University travel programs often combine the two carrots of active travel and public transport with the stick of parking management. The University of Bristol is the most notable example of this combination. They reduced car usage by 27 percent and gave employees access to better bike infrastructure, public transport discounts, and other benefits.

A more ambitious programme in the Spanish city of San Sebastián targeted both staff and students at Universidad del País Vasco. Although the reduction in car use was only 7.2 percent, it was still significant for university commuters.

8. Mobility services for universities

Catania, a Sicilian city, used a carrot-only strategy for its students. The city provided students with shuttle connections to campus and a free public transportation pass. It was also able to reduce the number of students who commute by car by 24%.

9. Car sharing

Our analysis revealed that car sharing can be quite divisive in terms of reducing car use within cities. These schemes, which allow members to rent a nearby car for a few hours, have shown promising results in Bremen (Germany) and Genoa (Italy), with each shared vehicle replacing between 12-15 private vehicles on average. They integrated shared cars and stations with public transport and bike infrastructure, increasing their number.

Both schemes offered car sharing for employees as well as awareness-raising campaigns. But other studiesThere is a risk that car-sharing may actually encourage previously car-free residents, to increase their car usage. We recommend further research to find ways to make car sharing programs reduce overall car use.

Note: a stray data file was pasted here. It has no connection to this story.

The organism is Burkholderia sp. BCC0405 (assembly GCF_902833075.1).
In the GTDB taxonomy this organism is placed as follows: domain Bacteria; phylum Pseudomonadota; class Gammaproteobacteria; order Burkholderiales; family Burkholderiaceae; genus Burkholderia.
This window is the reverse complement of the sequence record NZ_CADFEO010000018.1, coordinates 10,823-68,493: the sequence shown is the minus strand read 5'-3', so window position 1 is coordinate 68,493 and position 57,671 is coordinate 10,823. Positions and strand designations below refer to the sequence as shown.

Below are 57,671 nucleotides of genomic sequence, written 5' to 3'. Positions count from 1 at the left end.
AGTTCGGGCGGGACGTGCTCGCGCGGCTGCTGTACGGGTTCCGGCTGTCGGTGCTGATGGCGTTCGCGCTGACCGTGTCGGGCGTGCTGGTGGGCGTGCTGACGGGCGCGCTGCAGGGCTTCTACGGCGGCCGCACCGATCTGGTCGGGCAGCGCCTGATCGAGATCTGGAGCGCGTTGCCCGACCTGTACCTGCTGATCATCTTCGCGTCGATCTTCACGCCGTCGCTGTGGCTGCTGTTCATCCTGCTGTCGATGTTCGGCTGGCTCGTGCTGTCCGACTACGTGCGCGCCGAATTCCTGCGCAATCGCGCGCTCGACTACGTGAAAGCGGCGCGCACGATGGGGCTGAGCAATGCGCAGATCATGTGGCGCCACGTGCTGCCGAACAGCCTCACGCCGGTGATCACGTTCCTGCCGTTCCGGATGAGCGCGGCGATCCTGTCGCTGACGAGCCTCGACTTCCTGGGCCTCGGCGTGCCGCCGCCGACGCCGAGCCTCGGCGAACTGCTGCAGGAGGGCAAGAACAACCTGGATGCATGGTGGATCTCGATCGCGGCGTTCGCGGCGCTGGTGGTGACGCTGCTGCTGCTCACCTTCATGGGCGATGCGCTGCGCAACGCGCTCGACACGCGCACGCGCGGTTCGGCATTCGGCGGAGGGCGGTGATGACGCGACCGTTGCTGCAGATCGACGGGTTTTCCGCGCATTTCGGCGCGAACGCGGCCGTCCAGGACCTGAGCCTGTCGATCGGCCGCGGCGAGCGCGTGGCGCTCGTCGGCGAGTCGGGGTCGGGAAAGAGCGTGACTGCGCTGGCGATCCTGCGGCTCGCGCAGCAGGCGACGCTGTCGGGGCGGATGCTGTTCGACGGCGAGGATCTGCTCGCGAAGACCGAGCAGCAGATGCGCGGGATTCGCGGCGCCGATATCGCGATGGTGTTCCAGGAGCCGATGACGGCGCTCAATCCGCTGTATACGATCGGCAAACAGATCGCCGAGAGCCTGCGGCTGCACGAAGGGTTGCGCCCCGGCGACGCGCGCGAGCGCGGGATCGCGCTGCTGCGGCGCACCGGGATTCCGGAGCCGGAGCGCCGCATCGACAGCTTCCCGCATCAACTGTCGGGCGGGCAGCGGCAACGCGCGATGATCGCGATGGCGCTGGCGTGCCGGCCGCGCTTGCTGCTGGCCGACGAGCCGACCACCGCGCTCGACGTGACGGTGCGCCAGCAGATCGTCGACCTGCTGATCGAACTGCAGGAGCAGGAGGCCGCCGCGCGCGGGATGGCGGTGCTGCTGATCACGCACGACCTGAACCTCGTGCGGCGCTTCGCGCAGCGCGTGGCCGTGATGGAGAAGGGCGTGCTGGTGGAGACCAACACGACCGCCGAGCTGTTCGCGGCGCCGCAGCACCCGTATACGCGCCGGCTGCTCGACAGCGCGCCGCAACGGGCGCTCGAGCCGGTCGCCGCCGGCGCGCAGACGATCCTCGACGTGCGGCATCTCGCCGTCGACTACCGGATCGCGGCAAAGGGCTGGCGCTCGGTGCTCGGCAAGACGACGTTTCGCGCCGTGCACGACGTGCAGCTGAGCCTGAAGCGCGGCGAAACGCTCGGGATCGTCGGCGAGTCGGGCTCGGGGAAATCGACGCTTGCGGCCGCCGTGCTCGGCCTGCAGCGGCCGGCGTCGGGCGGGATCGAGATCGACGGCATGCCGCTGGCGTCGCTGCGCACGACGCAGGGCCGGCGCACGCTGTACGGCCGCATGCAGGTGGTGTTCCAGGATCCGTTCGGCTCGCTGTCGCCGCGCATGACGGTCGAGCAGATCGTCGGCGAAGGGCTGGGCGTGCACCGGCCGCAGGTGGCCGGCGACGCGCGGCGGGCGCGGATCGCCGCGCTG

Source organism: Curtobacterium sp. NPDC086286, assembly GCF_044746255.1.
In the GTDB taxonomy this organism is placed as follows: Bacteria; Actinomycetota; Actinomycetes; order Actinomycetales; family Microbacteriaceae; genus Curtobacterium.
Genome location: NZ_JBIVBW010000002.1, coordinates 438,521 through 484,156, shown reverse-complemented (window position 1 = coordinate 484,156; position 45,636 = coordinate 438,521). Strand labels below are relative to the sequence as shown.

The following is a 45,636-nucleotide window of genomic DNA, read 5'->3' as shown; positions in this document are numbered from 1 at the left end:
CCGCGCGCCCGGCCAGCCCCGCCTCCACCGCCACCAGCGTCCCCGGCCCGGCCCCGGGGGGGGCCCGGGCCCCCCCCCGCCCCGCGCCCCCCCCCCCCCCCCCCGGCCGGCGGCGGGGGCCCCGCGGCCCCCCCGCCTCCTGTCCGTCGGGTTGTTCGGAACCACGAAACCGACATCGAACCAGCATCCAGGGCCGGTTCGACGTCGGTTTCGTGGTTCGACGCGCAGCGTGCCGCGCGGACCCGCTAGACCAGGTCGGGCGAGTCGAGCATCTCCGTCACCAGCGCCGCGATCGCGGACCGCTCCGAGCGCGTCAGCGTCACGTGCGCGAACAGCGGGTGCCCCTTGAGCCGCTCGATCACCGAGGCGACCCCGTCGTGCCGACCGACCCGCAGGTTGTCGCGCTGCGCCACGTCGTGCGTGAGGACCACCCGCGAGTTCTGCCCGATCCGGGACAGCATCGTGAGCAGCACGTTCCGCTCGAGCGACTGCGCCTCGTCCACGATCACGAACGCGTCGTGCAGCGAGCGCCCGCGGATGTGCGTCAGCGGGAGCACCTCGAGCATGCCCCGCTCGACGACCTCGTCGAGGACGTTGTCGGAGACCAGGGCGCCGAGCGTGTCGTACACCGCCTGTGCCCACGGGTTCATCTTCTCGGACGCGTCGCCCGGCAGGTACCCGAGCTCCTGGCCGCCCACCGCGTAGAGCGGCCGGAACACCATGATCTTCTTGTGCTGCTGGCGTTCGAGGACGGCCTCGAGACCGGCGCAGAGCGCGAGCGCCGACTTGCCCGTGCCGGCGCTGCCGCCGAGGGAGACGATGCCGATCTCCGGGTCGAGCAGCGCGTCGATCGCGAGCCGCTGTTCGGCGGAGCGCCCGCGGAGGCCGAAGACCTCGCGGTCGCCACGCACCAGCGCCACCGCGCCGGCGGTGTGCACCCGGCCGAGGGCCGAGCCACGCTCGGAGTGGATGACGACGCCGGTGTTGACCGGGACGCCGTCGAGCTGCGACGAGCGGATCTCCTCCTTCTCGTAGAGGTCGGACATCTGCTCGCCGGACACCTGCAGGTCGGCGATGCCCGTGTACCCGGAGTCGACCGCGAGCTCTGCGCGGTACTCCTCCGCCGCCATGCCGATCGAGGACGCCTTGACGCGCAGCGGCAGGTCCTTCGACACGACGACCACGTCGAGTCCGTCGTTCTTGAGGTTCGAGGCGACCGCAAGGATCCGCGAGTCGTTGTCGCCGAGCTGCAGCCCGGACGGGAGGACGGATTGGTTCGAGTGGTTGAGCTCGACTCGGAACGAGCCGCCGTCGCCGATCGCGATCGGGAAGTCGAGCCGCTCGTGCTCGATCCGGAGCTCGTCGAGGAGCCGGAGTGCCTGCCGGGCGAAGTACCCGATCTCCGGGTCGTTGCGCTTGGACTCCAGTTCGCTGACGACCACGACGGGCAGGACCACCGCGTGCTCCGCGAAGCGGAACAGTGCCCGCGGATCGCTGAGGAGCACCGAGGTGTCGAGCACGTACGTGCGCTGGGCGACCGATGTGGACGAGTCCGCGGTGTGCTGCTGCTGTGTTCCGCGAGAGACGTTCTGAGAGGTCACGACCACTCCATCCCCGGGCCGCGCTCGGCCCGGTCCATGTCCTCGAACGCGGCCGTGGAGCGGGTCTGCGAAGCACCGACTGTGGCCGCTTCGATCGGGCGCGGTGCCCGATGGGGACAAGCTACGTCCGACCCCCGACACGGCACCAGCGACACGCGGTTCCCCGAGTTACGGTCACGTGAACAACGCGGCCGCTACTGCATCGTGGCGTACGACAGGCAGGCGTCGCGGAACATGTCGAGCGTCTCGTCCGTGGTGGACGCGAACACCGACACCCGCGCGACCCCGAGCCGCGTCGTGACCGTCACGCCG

Brighton has tried the carrot approach to traffic reduction – with some success. Image: Martin Forster

10. School travel planning

Two English cities, Brighton & Hove and Norwich, have used (and assessed) the carrot-only measure of school travel planning: providing trip advice, planning and even events for students and parents to encourage them to walk, bike or carpool to school, along with providing improved bike infrastructure in their cities. Norwich found it was able to reduce the share of car use for school trips by 10.9 per cent using this approach, while Brighton’s analysis found the impact was about half that much.

11. Personalised travel plans

Many cities have experimented with personal travel analysis and plans for individual residents, including Marseille in France, Munich in Germany, Maastricht in the Netherlands and San Sebastián in Spain. These programmes – providing journey advice and planning for city residents to walk, bike or use (sometimes discounted) public transport – are found to have achieved modest-sounding reductions of 6-12 per cent.

They can be useful in reducing car use because they include all residents of the city. (San Sebastián introduced both university and personalised travel planning in parallel, which is likely to have reduced car use further than either in isolation.)